A carbon tax, on the other hand, is an alternative method of carbon pricing. In this case, the government does not set a limit on the level of emissions and instead tax all emissions that businesses and consumers produce at a pre-set price to discourage excessive emissions . Although carbon taxes have support from economists from all political points of view, politicians have been historically unsuccessful when it comes to passing carbon tax-related legislation. The idea of levying an additional tax of any sort, even one that would have a favorable impact on the environment, is incredibly unpopular with the majority of voters, regardless of what country they are from.

Washington state passed a proposal to impose a carbon fee of $15 per ton of greenhouse gases produced on businesses and consumers. The money would then be funneled into communities most hard-hit by climate change in the state, but it was struck down when it only managed to garner the support of 43% of voters.

Across the Atlantic, President Macron was forced to abandon his version of the carbon tax. The French government introduced a 6.5 cent fuel tax to reduce drivers’ gasoline and diesel consumption, and the price increase was met with riots all across Paris. In Australia, the government also shelved its carbon pricing scheme in 2014, after only 3 years.

Carbon pricing programs are not ineffective, but they have played a limited role in the efforts to mitigate climate change due to their relative unpopularity among the electorate. There have been efforts in recent years to carry out carbon pricing schemes. Canada has levied a tax of $15 per ton of CO2 produced by oil, coal, and gas that will continue to increase in the coming years, upon provinces that refused to set their own carbon pricing initiatives. Nine northeastern states and California have set up their own cap and trade system, and use the returns to invest in cleaner energy sources.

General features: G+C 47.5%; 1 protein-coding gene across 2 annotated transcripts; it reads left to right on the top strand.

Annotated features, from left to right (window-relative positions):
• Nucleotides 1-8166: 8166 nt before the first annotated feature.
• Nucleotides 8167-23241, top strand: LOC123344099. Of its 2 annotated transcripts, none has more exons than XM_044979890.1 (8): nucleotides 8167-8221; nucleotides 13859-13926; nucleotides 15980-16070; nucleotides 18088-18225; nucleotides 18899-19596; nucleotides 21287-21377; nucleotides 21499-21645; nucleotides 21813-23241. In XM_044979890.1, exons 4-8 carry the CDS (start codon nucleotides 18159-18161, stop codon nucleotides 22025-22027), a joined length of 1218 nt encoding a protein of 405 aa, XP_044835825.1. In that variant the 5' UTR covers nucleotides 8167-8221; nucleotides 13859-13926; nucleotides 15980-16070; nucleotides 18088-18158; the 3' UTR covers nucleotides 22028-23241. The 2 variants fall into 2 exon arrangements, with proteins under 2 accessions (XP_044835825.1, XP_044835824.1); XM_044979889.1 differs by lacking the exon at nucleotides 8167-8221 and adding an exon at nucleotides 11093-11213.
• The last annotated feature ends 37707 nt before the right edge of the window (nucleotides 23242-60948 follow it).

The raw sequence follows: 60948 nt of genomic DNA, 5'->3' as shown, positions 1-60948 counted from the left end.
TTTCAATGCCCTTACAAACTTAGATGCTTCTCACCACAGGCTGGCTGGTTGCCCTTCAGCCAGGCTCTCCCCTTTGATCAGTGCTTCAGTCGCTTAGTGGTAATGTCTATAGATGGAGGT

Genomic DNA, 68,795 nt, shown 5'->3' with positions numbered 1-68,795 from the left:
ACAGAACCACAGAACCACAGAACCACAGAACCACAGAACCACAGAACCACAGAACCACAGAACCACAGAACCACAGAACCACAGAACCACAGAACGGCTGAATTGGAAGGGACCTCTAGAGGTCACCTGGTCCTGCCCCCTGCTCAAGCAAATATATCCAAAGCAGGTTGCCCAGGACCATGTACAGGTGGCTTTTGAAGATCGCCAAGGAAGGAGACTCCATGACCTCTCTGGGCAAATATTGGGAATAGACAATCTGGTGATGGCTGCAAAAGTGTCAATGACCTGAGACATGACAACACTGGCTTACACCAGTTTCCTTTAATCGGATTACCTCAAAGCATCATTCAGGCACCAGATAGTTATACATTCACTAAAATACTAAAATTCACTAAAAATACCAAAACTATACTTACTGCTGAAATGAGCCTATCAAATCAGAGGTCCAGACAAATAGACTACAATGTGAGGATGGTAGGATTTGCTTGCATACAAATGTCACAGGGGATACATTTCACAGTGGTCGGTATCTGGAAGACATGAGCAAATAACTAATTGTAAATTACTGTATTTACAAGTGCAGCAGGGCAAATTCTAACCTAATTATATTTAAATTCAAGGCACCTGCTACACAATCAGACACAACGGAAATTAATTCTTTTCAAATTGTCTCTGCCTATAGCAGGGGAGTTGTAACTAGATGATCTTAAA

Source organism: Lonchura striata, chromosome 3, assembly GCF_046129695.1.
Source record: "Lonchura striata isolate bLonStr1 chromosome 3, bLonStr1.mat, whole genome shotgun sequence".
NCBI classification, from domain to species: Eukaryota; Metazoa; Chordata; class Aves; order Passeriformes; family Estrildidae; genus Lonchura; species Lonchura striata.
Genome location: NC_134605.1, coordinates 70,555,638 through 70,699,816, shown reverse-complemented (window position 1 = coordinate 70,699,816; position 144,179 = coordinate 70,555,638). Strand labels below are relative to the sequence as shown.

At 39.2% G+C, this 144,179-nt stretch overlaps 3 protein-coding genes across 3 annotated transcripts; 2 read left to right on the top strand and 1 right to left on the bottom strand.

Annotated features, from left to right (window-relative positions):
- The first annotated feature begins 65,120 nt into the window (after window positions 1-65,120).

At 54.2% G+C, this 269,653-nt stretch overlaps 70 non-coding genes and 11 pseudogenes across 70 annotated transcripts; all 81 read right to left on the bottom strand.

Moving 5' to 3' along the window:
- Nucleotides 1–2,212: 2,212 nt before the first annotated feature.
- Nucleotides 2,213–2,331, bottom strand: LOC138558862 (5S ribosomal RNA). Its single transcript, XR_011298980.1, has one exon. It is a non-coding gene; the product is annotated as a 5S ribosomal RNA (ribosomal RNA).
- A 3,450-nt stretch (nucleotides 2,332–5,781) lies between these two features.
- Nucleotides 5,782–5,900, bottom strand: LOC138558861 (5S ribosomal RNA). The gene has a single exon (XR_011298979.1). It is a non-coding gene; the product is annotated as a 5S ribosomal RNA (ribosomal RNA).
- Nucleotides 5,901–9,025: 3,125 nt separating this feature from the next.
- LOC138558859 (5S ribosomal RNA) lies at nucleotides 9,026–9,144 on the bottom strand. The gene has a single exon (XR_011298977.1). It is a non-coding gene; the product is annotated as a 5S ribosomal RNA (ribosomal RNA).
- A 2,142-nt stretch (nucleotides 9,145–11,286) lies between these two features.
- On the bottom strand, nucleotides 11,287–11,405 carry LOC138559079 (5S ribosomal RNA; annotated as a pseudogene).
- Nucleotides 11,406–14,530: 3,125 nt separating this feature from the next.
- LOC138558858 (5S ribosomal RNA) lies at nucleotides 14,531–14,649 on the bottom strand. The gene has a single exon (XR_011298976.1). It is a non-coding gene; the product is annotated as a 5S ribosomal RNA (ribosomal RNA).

For now, economists and scientists both acknowledge that carbon pricing may be the most efficient way to tackle increased emissions. However, public push back has largely muted any potentially significant effects that the plan could have on combating climate change. Many individuals see the increase in taxes and costs in the short-term, and choose to focus on those when it comes to judging these programs. It can be especially difficult to take what may happen in the future into consideration because it’s difficult to envision or care about upcoming events that a carbon pricing policy is trying to prevent, especially when said policy is negatively impacting one’s livelihood in the moment. The future challenge for governments is determining how to align voters’ and business’ short-term economic interests with the long-term environmental interests of the planet.